The frozen remains of a baby woolly rhinoceros thought to be over 10,000 years old have been discovered in one of the coldest parts of northern Russia.
The remains of the 18-month-old rhino named “Sasha”, which are the first of their type to ever be found, have been preserved so well in Siberia’s permafrost that an ear, an eye, a skull and the majority of its fur, have remained intact on the carcass.
A set of small horns were also found preserved on top of the creature’s head. The remains were found by hunter Alexander Banderov in September while he was hunting in Yakutia, one of the Russia’s coldest areas.
Banderov initially mistook the rhino for a reindeer but when he saw the horn growths, he soon realised it was something he had never seen before.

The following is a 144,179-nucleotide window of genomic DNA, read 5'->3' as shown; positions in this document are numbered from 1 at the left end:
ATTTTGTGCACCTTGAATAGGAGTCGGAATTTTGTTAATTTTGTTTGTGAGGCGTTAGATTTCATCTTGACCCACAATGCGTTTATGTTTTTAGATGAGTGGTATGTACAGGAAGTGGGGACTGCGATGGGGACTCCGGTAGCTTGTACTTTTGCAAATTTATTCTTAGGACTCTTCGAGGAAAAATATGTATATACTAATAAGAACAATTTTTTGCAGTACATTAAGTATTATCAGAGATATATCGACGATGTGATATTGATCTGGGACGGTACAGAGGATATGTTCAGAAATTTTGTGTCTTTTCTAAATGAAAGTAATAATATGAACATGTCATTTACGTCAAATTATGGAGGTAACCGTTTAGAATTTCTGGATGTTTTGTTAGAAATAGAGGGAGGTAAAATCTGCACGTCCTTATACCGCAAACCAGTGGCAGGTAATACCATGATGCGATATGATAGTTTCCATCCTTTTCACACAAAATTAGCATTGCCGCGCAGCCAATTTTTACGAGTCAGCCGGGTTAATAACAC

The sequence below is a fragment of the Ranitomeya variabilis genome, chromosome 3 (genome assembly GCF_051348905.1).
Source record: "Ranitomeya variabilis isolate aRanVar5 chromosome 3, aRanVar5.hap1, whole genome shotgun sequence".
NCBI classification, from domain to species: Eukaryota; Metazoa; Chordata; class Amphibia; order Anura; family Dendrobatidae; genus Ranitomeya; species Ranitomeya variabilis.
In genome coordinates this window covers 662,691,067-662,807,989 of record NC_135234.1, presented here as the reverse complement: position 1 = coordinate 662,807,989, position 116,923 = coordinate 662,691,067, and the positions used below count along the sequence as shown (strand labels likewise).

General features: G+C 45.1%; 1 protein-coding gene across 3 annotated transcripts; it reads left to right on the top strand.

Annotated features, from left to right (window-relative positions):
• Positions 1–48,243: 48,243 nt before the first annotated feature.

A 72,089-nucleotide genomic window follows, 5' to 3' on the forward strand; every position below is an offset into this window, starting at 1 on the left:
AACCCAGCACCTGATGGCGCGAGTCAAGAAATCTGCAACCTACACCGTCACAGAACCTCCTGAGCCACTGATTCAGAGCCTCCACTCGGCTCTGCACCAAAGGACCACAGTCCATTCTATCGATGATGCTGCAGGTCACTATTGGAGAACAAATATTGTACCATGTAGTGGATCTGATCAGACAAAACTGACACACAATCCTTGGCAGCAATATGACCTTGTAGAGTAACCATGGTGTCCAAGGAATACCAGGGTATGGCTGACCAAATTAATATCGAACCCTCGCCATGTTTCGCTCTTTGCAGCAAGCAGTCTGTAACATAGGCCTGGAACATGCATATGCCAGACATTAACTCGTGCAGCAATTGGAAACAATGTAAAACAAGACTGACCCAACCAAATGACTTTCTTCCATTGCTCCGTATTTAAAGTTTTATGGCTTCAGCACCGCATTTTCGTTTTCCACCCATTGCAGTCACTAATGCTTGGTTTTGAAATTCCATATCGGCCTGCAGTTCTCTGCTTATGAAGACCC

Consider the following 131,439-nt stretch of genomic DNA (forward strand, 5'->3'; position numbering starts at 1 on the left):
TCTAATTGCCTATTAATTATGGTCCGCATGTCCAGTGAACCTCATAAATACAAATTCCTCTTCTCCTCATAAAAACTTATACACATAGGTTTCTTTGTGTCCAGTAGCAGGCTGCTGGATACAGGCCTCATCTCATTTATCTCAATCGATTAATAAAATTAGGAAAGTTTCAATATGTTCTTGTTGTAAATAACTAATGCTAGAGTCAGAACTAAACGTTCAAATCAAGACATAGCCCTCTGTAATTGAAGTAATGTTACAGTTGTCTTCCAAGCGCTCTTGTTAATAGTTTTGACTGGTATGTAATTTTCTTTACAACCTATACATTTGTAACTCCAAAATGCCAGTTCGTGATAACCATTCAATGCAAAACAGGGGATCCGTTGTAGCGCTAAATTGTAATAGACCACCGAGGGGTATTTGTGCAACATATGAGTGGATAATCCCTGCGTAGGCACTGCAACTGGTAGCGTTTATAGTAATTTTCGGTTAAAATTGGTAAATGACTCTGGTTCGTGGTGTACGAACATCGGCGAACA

Little did he know that he had stumbled on the world’s first ever baby woolly rhino carcass.
Albert Protopopov, Head of the Mammoth Fauna Department, of the Sakha Republic Academy of Science, said: "The find is absolutely unique.
"We can count a number of adult woolly rhinos found around the world on fingers of one hand. A baby rhino was never found before.”
It is hoped that the DNA of the rhino can now be used for scientific research, with scientists from the Academy of Sciences in Yakutsk where it is currently being stored, saying it will take a “few weeks” to see if this is possible.
Rarer than its fellow Ice Age mammal the woolly mammoth, woolly rhino carcass discoveries remain extremely rare.
The last was in 2011, the first in over four years.
The earliest dated woolly rhino fossil ever discovered was found in the Himalayas in 2011 and was believed to belong to a rhino that had died 3.6 million years ago.
It is commonly believed that all woolly rhinos were extinct by 8,000 BC, which was most likely caused by over hunting of the species by early man.
The woolly rhino’s closest living relative is thought to be the Sumatran rhino which is itself facing extinction.Reuse content